Birds of Paradise
It's the males that dazzle with song, colour and acrobatics, much as those picture wing flies of Hawaii impress their females, which I wrote about last week.
These plumed birds of paradise assemble at display grounds, called leks, to entice a female with their spectacular advertising. Her eye is most likely to be caught by the most flamboyant of these extravaganzas.
They are the very opposite of discrete, but attract no predators. Very few ever existed in the treetops of New Guinea. For millions of years the 28 kinds of birds of paradise evolved in comparative safety. On this island there were few birds to compete with them and no monkeys or squirrels after the fruits and nuts these birds can handle with their strong manipulative beaks. In a way, they are the monkeys and squirrels of these tree tops, ardent gymnasts of this forest.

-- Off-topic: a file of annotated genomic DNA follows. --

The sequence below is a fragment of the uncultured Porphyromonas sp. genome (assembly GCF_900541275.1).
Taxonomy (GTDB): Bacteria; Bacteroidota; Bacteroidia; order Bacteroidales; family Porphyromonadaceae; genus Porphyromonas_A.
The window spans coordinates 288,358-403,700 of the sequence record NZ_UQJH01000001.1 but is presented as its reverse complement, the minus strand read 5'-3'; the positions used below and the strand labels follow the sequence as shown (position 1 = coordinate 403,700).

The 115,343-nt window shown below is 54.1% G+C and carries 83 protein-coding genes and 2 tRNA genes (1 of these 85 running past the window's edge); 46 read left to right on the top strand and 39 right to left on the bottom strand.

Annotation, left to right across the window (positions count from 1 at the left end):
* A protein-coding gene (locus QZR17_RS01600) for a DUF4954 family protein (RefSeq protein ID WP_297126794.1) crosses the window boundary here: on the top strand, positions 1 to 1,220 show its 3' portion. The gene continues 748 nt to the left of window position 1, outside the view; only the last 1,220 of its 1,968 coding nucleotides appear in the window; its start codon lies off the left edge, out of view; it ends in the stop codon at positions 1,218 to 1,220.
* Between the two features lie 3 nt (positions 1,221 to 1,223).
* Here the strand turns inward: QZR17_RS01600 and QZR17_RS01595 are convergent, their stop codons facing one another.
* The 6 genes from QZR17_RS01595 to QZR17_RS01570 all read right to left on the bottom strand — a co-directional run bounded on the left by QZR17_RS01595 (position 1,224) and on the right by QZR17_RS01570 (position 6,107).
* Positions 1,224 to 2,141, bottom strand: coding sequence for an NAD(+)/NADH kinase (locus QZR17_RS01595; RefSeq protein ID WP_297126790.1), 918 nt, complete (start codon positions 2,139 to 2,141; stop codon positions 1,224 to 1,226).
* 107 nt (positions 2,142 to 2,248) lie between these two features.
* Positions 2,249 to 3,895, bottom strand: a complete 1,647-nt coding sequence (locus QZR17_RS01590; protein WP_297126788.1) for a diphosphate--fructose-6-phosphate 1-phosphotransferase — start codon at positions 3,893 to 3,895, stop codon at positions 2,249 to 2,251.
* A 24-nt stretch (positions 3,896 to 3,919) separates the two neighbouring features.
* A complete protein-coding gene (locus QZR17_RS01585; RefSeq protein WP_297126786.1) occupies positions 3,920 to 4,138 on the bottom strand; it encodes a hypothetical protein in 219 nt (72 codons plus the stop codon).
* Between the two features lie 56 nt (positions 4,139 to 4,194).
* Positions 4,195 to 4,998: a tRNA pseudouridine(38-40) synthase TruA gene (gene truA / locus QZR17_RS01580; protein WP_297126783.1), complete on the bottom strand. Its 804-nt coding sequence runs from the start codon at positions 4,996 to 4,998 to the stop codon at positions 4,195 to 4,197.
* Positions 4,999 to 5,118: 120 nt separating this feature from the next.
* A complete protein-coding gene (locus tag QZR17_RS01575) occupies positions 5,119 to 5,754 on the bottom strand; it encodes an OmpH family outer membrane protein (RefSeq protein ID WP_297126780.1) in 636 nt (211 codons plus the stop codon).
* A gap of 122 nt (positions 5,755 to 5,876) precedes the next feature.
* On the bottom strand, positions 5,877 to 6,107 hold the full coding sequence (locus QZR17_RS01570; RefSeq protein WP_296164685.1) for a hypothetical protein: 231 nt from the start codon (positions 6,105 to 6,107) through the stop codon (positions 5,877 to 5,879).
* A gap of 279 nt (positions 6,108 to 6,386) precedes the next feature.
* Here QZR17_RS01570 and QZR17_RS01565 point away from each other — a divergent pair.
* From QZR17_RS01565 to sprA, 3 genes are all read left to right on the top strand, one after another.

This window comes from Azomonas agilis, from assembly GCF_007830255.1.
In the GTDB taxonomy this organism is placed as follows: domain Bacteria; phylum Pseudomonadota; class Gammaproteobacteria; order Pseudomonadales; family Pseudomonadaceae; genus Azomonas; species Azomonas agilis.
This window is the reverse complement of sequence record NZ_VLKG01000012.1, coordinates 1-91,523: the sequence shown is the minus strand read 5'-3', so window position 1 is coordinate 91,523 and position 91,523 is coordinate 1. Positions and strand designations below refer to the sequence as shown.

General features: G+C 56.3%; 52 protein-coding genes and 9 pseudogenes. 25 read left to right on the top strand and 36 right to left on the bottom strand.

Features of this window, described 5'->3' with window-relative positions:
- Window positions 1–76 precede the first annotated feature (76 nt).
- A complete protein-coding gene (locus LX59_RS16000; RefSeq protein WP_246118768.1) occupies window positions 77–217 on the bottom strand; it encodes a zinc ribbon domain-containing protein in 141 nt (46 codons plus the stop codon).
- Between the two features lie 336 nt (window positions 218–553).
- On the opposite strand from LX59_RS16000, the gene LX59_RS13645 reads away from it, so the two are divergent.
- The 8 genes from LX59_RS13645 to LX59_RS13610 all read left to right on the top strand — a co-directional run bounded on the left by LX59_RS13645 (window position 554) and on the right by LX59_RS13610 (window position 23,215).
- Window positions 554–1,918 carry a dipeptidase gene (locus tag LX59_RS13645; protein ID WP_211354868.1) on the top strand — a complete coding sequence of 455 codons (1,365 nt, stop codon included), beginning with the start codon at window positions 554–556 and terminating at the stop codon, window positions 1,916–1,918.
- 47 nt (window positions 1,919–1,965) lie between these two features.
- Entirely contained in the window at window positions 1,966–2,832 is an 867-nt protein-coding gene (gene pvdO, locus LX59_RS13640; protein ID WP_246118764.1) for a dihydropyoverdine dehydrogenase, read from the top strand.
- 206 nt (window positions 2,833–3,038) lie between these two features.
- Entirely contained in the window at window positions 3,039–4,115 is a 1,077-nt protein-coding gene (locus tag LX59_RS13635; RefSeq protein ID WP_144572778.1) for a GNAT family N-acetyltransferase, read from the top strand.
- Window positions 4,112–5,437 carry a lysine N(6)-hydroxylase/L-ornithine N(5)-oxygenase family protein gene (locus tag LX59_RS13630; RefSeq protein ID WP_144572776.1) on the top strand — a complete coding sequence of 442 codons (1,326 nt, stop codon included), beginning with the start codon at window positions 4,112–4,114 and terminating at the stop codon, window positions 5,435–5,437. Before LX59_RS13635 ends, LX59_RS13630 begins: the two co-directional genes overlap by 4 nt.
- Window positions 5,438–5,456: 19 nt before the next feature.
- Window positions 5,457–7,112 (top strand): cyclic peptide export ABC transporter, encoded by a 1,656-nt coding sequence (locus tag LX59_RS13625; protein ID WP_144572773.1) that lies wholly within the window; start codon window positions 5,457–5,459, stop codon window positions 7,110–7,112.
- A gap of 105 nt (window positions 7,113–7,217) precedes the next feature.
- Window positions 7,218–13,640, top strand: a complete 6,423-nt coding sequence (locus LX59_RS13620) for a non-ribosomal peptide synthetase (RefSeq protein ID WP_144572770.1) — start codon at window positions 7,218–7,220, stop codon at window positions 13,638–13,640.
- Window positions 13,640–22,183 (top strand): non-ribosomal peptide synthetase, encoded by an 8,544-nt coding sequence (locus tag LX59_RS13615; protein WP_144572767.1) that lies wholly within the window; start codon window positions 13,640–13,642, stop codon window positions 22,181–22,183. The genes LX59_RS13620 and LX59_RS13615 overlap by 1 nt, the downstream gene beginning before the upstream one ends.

The greater bird of paradise was the first to be described from skins which had been prepared by native tribespeople who had cut off their wings and feet. This was not noticed and it was thought that they never landed, but their fine plumage kept them in the air in paradise. The latin name Paradisea apoda reflects this, as apoda means without feet.
Check out other interesting, intriguing and arresting images from the NHNZ stockshot library.